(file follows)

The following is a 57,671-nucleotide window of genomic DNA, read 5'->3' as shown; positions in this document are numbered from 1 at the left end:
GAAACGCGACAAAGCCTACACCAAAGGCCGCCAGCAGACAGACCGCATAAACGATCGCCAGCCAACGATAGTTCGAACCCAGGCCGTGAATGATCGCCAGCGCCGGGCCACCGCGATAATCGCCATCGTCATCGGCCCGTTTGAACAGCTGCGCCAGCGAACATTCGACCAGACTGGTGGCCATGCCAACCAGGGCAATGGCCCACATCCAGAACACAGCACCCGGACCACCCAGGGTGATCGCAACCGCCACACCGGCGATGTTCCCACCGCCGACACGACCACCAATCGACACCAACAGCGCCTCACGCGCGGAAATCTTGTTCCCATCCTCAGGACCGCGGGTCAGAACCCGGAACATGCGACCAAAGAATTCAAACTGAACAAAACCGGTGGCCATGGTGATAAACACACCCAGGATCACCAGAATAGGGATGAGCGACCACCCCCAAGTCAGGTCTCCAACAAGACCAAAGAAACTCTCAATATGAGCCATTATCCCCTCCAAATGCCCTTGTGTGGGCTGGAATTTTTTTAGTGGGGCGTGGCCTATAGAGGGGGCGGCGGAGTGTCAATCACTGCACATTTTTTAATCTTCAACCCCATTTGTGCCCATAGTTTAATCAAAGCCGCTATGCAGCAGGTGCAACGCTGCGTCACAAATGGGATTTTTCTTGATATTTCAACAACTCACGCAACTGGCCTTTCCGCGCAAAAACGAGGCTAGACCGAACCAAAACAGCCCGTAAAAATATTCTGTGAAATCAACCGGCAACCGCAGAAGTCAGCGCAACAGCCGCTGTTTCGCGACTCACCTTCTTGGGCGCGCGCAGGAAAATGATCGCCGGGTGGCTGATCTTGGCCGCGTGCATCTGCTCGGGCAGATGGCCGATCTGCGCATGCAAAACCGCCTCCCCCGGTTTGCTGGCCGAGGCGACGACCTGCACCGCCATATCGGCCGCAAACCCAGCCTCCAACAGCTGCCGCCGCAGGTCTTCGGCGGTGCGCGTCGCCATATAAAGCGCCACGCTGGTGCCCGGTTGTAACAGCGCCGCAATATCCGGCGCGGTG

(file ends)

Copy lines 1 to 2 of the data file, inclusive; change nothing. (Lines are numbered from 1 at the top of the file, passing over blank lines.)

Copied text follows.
The following is a 57,671-nucleotide window of genomic DNA, read 5'->3' as shown; positions in this document are numbered from 1 at the left end:
GAAACGCGACAAAGCCTACACCAAAGGCCGCCAGCAGACAGACCGCATAAACGATCGCCAGCCAACGATAGTTCGAACCCAGGCCGTGAATGATCGCCAGCGCCGGGCCACCGCGATAATCGCCATCGTCATCGGCCCGTTTGAACAGCTGCGCCAGCGAACATTCGACCAGACTGGTGGCCATGCCAACCAGGGCAATGGCCCACATCCAGAACACAGCACCCGGACCACCCAGGGTGATCGCAACCGCCACACCGGCGATGTTCCCACCGCCGACACGACCACCAATCGACACCAACAGCGCCTCACGCGCGGAAATCTTGTTCCCATCCTCAGGACCGCGGGTCAGAACCCGGAACATGCGACCAAAGAATTCAAACTGAACAAAACCGGTGGCCATGGTGATAAACACACCCAGGATCACCAGAATAGGGATGAGCGACCACCCCCAAGTCAGGTCTCCAACAAGACCAAAGAAACTCTCAATATGAGCCATTATCCCCTCCAAATGCCCTTGTGTGGGCTGGAATTTTTTTAGTGGGGCGTGGCCTATAGAGGGGGCGGCGGAGTGTCAATCACTGCACATTTTTTAATCTTCAACCCCATTTGTGCCCATAGTTTAATCAAAGCCGCTATGCAGCAGGTGCAACGCTGCGTCACAAATGGGATTTTTCTTGATATTTCAACAACTCACGCAACTGGCCTTTCCGCGCAAAAACGAGGCTAGACCGAACCAAAACAGCCCGTAAAAATATTCTGTGAAATCAACCGGCAACCGCAGAAGTCAGCGCAACAGCCGCTGTTTCGCGACTCACCTTCTTGGGCGCGCGCAGGAAAATGATCGCCGGGTGGCTGATCTTGGCCGCGTGCATCTGCTCGGGCAGATGGCCGATCTGCGCATGCAAAACCGCCTCCCCCGGTTTGCTGGCCGAGGCGACGACCTGCACCGCCATATCGGCCGCAAACCCAGCCTCCAACAGCTGCCGCCGCAGGTCTTCGGCGGTGCGCGTCGCCATATAAAGCGCCACGCTGGTGCCCGGTTGTAACAGCGCCGCAATATCCGGCGCGGTG